I sat in the fetal position with my feet glued to the hardwood floor, my head against my legs, and my eyes shut tight. The room was spinning. The sweat beads along my hairline were multiplying as though the frigid December wind wasn’t howling outside the window beside me. My heart pounded so quickly in my chest I was sure it would’ve broken a monitor had I been wearing one.
“Please tell me it’s gonna be okay,” I pleaded through the speaker of the iPhone next to me. “Tell me it’s gonna be okay.”
“It’s gonna be okay,” my mom, 400 miles away, answered. “I promise you.” The words I so thought would put an end to this misery didn’t. Nothing could stop the terror shooting through my body and the tears that accompanied it. And the worst part — I didn’t even know what I was scared of.
This was only one of my many encounters with anxiety and it’s evil companion, panic.
It all started during the fall semester of my junior year in college. The worries that once fueled my success in school began crippling it. Every moment of every day I agonized over things that, looking back, didn’t need to be agonized over. When one concern lessened, another one would replace it with a vengeance. I outlined plans B through Z of every possible outcome of the scenarios playing out like horror films in my mind.
The mental symptoms eventually transformed to physical. I couldn’t eat, I was “full” on anxiety. I slept more than eleven hours every day in an attempt to curtail my hours awake and in fear. I checked that my apartment door was locked a minimum of four times before heading to class and still ended up going home on breaks to confirm it. I felt my legs give out under me multiple times on campus as they couldn’t bear trembling anymore.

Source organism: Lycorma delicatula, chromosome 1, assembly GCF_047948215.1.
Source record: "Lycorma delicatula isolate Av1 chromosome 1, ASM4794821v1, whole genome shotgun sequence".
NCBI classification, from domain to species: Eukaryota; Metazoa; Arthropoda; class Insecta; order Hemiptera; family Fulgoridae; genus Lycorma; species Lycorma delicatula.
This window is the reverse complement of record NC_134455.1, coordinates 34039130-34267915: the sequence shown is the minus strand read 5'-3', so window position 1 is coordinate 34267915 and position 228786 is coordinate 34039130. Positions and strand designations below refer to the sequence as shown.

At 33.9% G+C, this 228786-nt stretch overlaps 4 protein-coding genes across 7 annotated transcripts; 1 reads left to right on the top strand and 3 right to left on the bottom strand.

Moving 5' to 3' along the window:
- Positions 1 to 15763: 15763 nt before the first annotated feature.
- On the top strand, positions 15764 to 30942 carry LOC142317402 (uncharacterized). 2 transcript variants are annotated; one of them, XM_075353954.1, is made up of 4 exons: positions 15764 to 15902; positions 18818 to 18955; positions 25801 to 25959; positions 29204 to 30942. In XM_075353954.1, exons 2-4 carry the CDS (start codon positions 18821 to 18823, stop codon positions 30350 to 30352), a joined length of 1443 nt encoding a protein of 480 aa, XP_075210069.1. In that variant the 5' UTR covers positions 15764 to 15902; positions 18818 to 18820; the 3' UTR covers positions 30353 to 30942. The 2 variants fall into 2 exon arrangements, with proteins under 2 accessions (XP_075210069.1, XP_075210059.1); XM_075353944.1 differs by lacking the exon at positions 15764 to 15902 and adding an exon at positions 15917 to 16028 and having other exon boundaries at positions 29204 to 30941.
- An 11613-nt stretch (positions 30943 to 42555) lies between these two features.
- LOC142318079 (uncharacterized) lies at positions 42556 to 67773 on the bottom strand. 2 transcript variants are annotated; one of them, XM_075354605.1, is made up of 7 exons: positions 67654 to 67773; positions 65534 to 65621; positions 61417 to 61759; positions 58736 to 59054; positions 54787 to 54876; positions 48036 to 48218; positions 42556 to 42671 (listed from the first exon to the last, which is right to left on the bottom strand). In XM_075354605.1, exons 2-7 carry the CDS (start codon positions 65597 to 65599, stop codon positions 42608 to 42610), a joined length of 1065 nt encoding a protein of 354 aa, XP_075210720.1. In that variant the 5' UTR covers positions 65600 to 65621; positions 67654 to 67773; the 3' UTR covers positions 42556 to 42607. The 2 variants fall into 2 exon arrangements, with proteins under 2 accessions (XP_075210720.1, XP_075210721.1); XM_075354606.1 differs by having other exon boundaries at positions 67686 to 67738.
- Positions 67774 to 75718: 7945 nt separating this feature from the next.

The memories are so painfully strong that I can list all the dates of my panic attacks. But there’s only one that matters — December 26, 2016 — the date of my last one.
I know what it’s like to think anxiety is a boulder that is impassable. In the height of my anxious days, I considered myself the loser in the battle.
But living every day in fear isn’t something anyone should have to suffer through. Looking back, there were a few aids that were a catalyst in healing.
The first thing for me was accepting help from an outsider. I consider myself lucky that I was so open to whatever treatment was necessary for all of this to subside. I never prolonged the suffering because of denial. With the guidance of a psychiatrist, I was put on Zoloft. I have no regret or shame about going on an antidepressant. It’s by no means the easy way out. With the Zoloft came a plethora of new problems that no one warns about- constant nausea, restless legs, dizziness, and weight gain. 17 pounds in a year to be exact. That said, I would take all of those and more over another panic attack.
The heat of the anxiety inside me cooled off. It allowed me to get to the most important step in my process — psychotherapy. My sessions consisted of intense conversations stretching as far back as I could remember. Analyzing my past allowed me to make sense of the fears that consumed me in the present. After quite a few sessions, I found myself saying “well this is scaring me because of that….” when I began to feel the anxiety creeping up. The ability to rationalize worries is a crucial tool in curbing them.
Another crucial tool — mind-body awareness. I know it sounds like a gimmick, but so many of the natural tips for anxiety are given for a reason. Breathing, for example, sounds like an overly obvious suggestion. After trying deep breaths in and out during an attack, I was not sold. How could breathing ease my rambling mind? It was only when I learned about the four, seven, eight technique (inhale while counting to four, hold while counting to seven, and exhale while counting to eight) that I saw the benefits of it.
Putting all of my focus on counting allowed my mind to drift from whatever fear I had. Getting some distance from the thought helped to look at it with a fresh(er) mind.
I don’t believe that a person can overcome anxiety completely. If you have it, it’s always gonna linger. But you can overcome letting it dictate your life in some of its darker moments.